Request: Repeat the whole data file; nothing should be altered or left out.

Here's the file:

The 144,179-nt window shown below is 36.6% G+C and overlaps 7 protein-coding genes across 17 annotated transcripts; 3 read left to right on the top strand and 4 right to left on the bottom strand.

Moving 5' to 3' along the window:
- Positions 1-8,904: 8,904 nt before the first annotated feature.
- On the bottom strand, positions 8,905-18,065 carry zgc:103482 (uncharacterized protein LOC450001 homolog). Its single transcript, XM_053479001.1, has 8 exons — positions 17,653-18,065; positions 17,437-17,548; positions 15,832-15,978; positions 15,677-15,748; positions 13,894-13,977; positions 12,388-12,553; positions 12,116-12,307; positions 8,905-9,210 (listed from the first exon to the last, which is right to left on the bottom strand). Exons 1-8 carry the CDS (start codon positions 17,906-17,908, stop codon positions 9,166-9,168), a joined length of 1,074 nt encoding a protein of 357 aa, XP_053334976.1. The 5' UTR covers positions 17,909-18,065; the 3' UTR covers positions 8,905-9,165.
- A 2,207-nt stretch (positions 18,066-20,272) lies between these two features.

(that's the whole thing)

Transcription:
The 144,179-nt window shown below is 36.6% G+C and overlaps 7 protein-coding genes across 17 annotated transcripts; 3 read left to right on the top strand and 4 right to left on the bottom strand.

Moving 5' to 3' along the window:
- Positions 1-8,904: 8,904 nt before the first annotated feature.
- On the bottom strand, positions 8,905-18,065 carry zgc:103482 (uncharacterized protein LOC450001 homolog). Its single transcript, XM_053479001.1, has 8 exons — positions 17,653-18,065; positions 17,437-17,548; positions 15,832-15,978; positions 15,677-15,748; positions 13,894-13,977; positions 12,388-12,553; positions 12,116-12,307; positions 8,905-9,210 (listed from the first exon to the last, which is right to left on the bottom strand). Exons 1-8 carry the CDS (start codon positions 17,906-17,908, stop codon positions 9,166-9,168), a joined length of 1,074 nt encoding a protein of 357 aa, XP_053334976.1. The 5' UTR covers positions 17,909-18,065; the 3' UTR covers positions 8,905-9,165.
- A 2,207-nt stretch (positions 18,066-20,272) lies between these two features.